Work-from-home (WFH) has been one of the major topics discussed since the early days of the pandemic.
The health crisis has drastically changed how we live our lives. Some daily norms are now reshaped by the pandemic and have been branded as the ‘new normal’. For example, a simple handshake – the universal form of a friendly greeting might have to be squeezed out to reduce spreading the virus. Temperature checks for customers are becoming a requirement at restaurants before given the green light to dine in. A seminar is now called a webinar.
According to online shopping aggregator iPrice Group, one of the product categories that has seen a surge in demand among consumers on e-commerce sites in Southeast Asia is computer gadgets. This follows restricted movements and lockdowns implemented by governments in order to contain the deadly outbreak. As half of humanity are under some form of lockdown and working from home –computer equipment has become essentials and very much coveted.
Some companies have successfully embraced the new WFH routine and have even implemented it indefinitely. Recently, Twitter announced that they would let all their employees work from home in the future if that is what they want. Over in Malaysia, Permodalan Nasional Bhd (PNB) – one of the largest fund management companies in the country – has made WFH a permanent option for its employees.
However, not every company is able to implement such flexible working arrangements. LinkedIn Workforce recently surveyed various industries to analyse how professionals in the United States (US) are taking to this new norm of remote working. According to the research, less than 50 percent believe in remote working for industries that involve human contact such as Retail, Recreation and Travel. This trend can also be seen everywhere around the world as it is difficult and near impossible for these industries to sustain themselves during an extended period of WFH.
Other companies are still in the process of evaluating WFH; taking the pandemic as an experiment on the feasibility of remote working.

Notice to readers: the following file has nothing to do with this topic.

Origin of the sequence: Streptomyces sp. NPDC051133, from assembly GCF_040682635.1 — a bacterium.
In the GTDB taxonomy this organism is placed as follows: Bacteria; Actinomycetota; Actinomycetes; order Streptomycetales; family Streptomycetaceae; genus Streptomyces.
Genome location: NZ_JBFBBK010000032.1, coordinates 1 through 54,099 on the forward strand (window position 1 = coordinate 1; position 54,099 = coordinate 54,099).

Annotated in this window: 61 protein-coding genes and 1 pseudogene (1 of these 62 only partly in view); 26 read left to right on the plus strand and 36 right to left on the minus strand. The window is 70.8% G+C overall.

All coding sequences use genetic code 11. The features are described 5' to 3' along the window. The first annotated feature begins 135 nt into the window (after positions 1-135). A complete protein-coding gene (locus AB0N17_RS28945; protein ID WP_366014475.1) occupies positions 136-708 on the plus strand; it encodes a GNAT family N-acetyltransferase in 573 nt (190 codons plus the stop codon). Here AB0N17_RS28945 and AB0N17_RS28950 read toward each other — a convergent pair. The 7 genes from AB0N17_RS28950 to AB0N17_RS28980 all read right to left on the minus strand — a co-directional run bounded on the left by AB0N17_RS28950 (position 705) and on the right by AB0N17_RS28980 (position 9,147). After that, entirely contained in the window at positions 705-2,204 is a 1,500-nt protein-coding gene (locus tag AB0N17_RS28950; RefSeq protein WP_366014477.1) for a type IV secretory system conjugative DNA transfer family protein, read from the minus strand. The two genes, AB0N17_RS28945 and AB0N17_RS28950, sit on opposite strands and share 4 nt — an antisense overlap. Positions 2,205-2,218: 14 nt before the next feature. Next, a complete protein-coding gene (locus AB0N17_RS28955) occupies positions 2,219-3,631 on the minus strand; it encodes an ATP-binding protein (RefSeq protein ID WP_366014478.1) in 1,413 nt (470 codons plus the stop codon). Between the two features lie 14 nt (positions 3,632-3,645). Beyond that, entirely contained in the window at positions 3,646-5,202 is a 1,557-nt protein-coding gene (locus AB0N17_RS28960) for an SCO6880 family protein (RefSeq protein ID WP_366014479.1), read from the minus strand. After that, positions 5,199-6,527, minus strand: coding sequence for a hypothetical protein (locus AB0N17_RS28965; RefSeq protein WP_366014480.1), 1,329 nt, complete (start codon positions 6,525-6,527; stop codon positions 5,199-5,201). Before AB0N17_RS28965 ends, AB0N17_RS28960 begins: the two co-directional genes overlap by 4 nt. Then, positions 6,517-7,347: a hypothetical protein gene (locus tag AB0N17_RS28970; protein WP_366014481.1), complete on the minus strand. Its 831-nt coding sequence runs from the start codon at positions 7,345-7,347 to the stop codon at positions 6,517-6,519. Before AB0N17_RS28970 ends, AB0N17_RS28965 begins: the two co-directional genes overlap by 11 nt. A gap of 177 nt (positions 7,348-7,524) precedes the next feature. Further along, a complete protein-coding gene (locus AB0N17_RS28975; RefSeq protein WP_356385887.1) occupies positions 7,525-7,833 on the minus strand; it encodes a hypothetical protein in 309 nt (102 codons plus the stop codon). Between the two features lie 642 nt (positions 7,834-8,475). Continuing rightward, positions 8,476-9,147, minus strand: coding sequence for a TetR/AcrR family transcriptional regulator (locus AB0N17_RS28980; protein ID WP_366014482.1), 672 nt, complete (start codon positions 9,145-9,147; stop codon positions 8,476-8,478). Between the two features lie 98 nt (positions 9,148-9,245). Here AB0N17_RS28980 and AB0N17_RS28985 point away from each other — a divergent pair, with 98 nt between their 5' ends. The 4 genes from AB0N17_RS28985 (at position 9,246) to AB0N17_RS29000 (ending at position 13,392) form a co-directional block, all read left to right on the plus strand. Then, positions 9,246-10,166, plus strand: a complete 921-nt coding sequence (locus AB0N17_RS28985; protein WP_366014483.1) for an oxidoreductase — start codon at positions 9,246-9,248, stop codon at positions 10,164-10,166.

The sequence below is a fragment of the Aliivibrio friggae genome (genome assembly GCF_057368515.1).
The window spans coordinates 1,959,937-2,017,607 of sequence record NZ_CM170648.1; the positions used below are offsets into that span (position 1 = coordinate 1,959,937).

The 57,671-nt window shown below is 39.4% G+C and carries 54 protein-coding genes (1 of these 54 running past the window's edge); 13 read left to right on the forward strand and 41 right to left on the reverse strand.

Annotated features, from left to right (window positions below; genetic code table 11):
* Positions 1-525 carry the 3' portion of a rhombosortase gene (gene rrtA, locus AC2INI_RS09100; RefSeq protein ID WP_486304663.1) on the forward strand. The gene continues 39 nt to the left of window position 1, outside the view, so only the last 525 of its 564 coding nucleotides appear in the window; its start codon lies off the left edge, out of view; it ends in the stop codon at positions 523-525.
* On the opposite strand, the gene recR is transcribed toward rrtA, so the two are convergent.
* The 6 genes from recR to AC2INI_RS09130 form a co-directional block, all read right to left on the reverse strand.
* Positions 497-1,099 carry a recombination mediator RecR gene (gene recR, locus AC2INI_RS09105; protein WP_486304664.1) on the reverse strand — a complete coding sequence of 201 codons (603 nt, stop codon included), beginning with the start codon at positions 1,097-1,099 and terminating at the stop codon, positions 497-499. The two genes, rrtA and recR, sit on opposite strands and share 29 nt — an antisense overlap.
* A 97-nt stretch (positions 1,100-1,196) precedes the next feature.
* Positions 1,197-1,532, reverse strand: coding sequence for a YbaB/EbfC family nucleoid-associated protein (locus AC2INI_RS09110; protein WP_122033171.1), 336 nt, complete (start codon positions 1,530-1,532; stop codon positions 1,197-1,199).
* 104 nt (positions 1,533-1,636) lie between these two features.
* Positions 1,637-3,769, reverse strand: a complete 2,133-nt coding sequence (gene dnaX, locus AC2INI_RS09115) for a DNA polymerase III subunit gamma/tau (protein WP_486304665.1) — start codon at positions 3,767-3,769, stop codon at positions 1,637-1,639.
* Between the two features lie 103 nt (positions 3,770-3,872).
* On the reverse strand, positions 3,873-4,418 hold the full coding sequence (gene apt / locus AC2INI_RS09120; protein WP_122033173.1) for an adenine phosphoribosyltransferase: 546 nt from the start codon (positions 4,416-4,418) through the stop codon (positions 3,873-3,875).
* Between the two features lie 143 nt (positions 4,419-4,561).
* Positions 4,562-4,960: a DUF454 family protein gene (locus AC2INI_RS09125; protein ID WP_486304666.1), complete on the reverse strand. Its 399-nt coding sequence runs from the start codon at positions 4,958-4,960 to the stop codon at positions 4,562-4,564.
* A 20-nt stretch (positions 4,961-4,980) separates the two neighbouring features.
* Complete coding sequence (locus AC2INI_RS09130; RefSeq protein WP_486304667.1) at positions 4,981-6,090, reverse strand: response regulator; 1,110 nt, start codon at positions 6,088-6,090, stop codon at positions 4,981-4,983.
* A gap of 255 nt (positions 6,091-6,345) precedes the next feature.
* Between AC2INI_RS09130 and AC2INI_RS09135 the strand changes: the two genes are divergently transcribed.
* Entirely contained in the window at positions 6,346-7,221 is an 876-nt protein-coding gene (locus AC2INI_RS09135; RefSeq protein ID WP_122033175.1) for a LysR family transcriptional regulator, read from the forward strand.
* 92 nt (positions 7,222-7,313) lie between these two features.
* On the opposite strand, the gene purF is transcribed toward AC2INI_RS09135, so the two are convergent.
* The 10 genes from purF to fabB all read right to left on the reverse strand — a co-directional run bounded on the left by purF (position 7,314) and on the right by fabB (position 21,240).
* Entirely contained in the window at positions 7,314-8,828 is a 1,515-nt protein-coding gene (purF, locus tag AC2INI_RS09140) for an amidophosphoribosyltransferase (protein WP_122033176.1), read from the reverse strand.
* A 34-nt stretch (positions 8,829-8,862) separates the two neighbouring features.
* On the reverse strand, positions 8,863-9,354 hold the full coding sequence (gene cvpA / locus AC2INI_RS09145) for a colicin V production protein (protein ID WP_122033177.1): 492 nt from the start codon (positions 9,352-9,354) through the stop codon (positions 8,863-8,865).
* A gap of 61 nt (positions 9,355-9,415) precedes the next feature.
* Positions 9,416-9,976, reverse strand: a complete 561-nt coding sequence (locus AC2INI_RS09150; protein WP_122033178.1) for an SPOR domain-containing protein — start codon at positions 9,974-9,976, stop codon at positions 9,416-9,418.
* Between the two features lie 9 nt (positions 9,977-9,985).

One thing that many people don’t miss about WFH is the commute to work. According to the World Economic Forum (WEF), commuting is “not going back to how it was” as the pandemic will perhaps change the operations of transportation services.
In Malaysia, public transport services such as the country’s Light Rail Transit (LRT) and Mass Rapid Transit (MRT) systems resumed operations early this May as virus restrictions were eased. Spots and seats have been marked for passengers to maintain social distancing from others while at the platform and inside trains. It was also reported that only a certain number of passengers are allowed to be at the platform at any given time. This means that waiting and travel times are expected to be longer than usual. Temperature checks on all passengers will also be performed before allowing them to enter the station. Other than that, only those who wear face masks are allowed on board. These measures can also be seen in Indonesia’s capital, Jakarta.
In the long run, this doesn’t seem like an ideal solution as platforms and trains will be congested with people hustling to go to work.
Yingling Fan, an urban planner at the University of Minnesota in the United States (US) suggests automatic vehicle-location and passenger-flow monitors to reduce congestion. In 2019, Google used crowdsourcing and traffic information to give users a heads-up on how packed they should expect public transportation to be. When integrated with mobile apps – all this information could reduce congestion by allowing passengers to avoid crowded platforms and vehicles, according to media reports.
In some cities in China such as Shenzhen and Guangzhou, pre-booking a seat is common on buses and trains. The option of pre-payment for fares online will also reduce the possibility of touching public kiosks while maintaining social distancing.
According to the WEF, co-working spaces in some areas may thrive after the pandemic.
As companies and their staff realise the advantages of working remotely, experts agree that it will become more common for employees to split their time between WFH and working from an office.
“Co-working spaces have the potential to provide vital business services to support the remote workforce closer to where they are, especially as residual anxieties linger over taking public transit,” says Brent Capron, design director of interiors at architecture firm Perkins and Will’s New York studio.
In a research publication by Cushman & Wakefield, a global commercial real estate services firm, it was found that co-working is expanding rapidly in Southeast Asia due to its fast-growing economies and tech-savvy population. Higher internet penetration in the region along with the rapid development of e-commerce are behind the rise of co-working spaces.
Co-working is a cheaper solution for office space in expensive cities such as Singapore. This platform – typically for freelancers and start-ups – is on the radar of large corporates who are driven by the demand for flexibility, cost, convenience, innovation and community. It was reported that large corporations are seeking alternative, activity-based workplaces to nurture employee talent and further business growth.
The number of employees opting for flexible working arrangements would perhaps increase in a post-pandemic world. This could also result in the rise of co-working spaces.
While it is impossible to predict the future, especially when it comes to the challenges brought on by the coronavirus, there are endless possibilities and maybe even some opportunities that could potentially emerge from the pandemic.